I am reviewing a function to generate keys for a Radix Map and found the implementation of rand() to be novel to me.

Here is the function:

```
static int make_random(RadixMap *map)
{
size_t i = 0;
for (i = 0; i < map->max - 1; i++){
uint32_t key = (uint32_t) (rand() | (rand() << 16));<--This was interesting
check(RadixMap_add(map, key, i) == 0, "Failed to add key %u", key);
}
return i;
error:
return 0;
}
----- Type definitions --------
typedef union RMElement {
uint64_t raw;
struct {
uint32_t key;
uint32_t value;
} data;
} RMElement;
typedef struct RadixMap {
size_t max;
size_t end;
uint32_t counter;
RMElement *contents;
RMElement *temp;
} RadixMap;
```

from ex35 Learn C the Hard Way by Zed Shaw

The specific part I found interesting was

```
uint32_t key = (uint32_t) (rand() | (rand() << 16)); <-- This was interesting
```

It is interesting to me because it would have been possible to simply do ..

```
uint32_t key = rand();
```

As RAND_MAX (0x7FFFFFFF) is less than uint32_t MAX (0xFFFFFFFF)

The bit shifting implementation looks to have the following advantages.

- Allows for a larger random value range, 0xFFFFFFFF vs 0x7FFFFFFF
- Values (other than initial 0) are at least 5 digits decimal (65537) (0x10001)
- Reduced probability of seeing "0".

And the following disadvantage

- Increased code complexity?

Are there other reasons for using this bit shift implementation of rand()?

I've been trying to hash out the reason for using this implementation in my code review and wanted to make sure I was on the right track with my thinking.

asked on Stack Overflow Apr 27, 2021 by TechBaumgartner

The C standard only guarantees that `RAND_MAX`

is at least 32767. This code accounts for that by calling `rand`

twice and shifting to ensure it gets at least 30 bits of randomness.

However, this does does not properly account for the case where `RAND_MAX`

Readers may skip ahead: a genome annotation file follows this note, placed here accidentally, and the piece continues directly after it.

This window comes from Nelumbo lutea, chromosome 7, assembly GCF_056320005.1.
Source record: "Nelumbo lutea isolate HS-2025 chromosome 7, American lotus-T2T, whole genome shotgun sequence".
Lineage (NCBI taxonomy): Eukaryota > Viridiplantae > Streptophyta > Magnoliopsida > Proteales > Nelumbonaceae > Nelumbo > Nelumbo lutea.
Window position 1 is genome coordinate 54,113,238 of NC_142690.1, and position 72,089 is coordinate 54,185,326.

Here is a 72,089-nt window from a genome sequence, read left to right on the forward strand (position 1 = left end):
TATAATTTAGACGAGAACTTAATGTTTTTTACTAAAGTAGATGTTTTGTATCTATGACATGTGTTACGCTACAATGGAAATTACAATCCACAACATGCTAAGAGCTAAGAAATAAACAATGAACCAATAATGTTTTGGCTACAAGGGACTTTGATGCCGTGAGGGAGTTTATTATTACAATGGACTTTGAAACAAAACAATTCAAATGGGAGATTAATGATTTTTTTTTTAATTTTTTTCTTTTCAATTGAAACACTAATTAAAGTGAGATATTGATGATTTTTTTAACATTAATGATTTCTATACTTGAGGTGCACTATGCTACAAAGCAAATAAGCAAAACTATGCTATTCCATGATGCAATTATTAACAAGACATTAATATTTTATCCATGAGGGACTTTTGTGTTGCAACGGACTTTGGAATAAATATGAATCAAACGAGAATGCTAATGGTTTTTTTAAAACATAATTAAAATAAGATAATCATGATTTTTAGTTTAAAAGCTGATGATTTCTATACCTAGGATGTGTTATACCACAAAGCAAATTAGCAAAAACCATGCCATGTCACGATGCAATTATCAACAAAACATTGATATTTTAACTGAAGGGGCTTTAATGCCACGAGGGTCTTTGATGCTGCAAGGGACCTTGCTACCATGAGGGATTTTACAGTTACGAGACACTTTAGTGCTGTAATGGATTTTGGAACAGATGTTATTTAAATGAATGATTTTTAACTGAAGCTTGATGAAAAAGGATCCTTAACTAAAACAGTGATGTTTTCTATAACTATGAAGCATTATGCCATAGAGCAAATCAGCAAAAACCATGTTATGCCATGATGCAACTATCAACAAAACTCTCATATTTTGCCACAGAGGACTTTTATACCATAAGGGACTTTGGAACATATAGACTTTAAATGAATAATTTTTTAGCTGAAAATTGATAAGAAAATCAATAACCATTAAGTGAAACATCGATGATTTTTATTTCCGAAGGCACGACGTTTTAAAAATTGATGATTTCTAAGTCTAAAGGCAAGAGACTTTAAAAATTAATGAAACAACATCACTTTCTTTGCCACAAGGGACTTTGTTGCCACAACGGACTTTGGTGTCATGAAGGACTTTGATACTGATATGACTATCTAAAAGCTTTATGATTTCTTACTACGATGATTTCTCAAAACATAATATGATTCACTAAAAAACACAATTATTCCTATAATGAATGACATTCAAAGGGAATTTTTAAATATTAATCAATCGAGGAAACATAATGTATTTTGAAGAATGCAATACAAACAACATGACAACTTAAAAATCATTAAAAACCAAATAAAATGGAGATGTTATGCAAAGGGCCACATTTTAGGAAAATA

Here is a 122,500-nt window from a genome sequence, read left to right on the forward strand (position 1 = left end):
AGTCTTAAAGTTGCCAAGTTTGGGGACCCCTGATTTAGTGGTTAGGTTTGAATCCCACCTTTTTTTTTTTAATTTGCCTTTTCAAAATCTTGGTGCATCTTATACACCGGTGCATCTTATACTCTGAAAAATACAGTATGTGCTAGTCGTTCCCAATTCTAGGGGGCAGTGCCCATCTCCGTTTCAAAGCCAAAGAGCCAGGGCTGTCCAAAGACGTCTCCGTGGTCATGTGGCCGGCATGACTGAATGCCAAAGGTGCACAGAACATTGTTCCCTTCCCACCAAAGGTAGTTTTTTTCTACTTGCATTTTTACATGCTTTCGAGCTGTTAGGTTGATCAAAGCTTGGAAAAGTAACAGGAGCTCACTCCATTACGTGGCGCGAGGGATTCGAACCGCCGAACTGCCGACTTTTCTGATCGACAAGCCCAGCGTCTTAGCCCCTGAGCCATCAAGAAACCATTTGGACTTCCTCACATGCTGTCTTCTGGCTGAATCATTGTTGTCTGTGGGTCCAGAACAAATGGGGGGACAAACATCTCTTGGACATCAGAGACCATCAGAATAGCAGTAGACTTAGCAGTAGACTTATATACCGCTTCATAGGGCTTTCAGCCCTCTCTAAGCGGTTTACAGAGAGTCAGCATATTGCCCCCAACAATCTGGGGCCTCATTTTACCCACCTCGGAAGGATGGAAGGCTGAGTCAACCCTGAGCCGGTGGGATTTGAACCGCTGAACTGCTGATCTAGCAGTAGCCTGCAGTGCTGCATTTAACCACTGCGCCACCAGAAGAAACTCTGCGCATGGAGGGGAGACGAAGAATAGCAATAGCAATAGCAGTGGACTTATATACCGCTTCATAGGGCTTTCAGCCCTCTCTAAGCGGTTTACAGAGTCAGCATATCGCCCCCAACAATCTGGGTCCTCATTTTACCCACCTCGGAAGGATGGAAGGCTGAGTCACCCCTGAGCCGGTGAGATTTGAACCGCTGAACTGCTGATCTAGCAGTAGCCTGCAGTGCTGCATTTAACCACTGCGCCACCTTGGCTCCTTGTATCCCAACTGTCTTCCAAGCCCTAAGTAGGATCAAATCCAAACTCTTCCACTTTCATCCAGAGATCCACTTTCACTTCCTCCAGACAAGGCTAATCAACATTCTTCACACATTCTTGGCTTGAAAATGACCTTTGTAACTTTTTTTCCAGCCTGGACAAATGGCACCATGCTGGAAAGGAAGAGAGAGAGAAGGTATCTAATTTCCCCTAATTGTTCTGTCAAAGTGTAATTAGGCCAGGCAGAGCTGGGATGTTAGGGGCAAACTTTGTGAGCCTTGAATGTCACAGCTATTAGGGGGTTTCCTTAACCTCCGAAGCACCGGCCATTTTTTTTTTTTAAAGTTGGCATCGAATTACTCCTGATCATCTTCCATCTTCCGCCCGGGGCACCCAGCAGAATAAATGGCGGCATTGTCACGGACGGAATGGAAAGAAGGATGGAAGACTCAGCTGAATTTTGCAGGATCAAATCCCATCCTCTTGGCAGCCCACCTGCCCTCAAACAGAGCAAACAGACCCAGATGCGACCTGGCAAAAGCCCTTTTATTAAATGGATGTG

*is* larger.

The `rand`

function returns an `int`

which is signed. If `RAND_MAX`

was the same as `INT_MAX`

, `rand() << 16`

would most likely shift a "1" bit into the sign bit, triggering undefined behavior.

The proper way to implement this to handle both cases is:

```
uint32_t key = rand() | ((uint32_t)rand() << 16));
```

Since left shifting an unsigned number is well defined as long as the shift amount is less than the size of the type.

Or better yet:

```
uint32_t key = (((uint32_t)rand() & 0x7FFF) << 17) |
(((uint32_t)rand() & 0x7FFF) << 2) |
((uint32_t)rand() & 0x3);
```

To get a full 32 bits of randomness.

answered on Stack Overflow Apr 27, 2021 by dbush

`uint32_t key = (uint32_t) (rand() | (rand() << 16));`

has shortcomings.

Not uniform when

`RAND_MAX != 65535`

, which is the usual case.Undefined behavior when

`int`

is 16 bit. Also UB in other cases due to signed integer overflow possibilities with`rand() << 16`

The cast is too late to protect against a narrow

`int`

. Effectively same as`uint32_t key = rand() | (rand() << 16);`

`uint32_t key = rand() + (rand() * (RAND_MAX+(uint32_t key)1);`

would make a bit more sense.

A key failing is using `|`

to append the bits zeroed on the *right* are not the same as the bit-width of `RAND_MAX`

.

2nd weakness is assuming shifting is better than multiplying by a power-of-2. A good compiler emits efficient code either way.

Instead, call your random function (1, 2 or 3 times) as needed based on its `RAND_MAX`

. Below works well when `RAND_MAX`

is a Mersenne number.

See Is there any way to compute the width of an integer type at compile-time?.

```
#define IMAX_BITS(m) ((m)/((m)%255+1) / 255%255*8 + 7-86/((m)%255+12))
// Bit width of RAND_MAX, which is at least 15
#define RAND_MAX_BITS IMAX_BITS(RAND_MAX)
_Static_assert(((RAND_MAX + 1u) & RAND_MAX) == 0, "RAND_MAX is not a Mersenne number");
uint32_t rand32(void) {
uint32_t r = rand();
#if RAND_MAX_BITS < 32
r = (r << RAND_MAX_BITS) | rand();
#endif
#if RAND_MAX_BITS*2 < 32
r = (r << RAND_MAX_BITS) | rand();
#endif
return r;
}
```

(Bit shifting) Increased code complexity?

No.

Are there other reasons for using this bit shift implementation of rand()?

OP's code is not uniform as it generally favors one bits with its potential or-ing of bits past the 15th.

I've been trying to hash out the reason for using this implementation ...

Do not use it.

answered on Stack Overflow Apr 27, 2021 by chux - Reinstate Monica • edited Apr 27, 2021 by chux - Reinstate Monica

Or, you could just use a really fast random number generator. Careful you don't see with values that don't have too many zero bytes.

```
uint64_t
xorshift128plus(uint64_t seed[2])
{
uint64_t x = seed[0];
uint64_t y = seed[1];
seed[0] = y;
x ^= x << 23;
seed[1] = x ^ y ^ (x >> 17) ^ (y >> 26);
return s[1] + y;
}
```

convert the result to float or just modulo your max int value...

answered on Stack Overflow Apr 27, 2021 by ChuckCottrill

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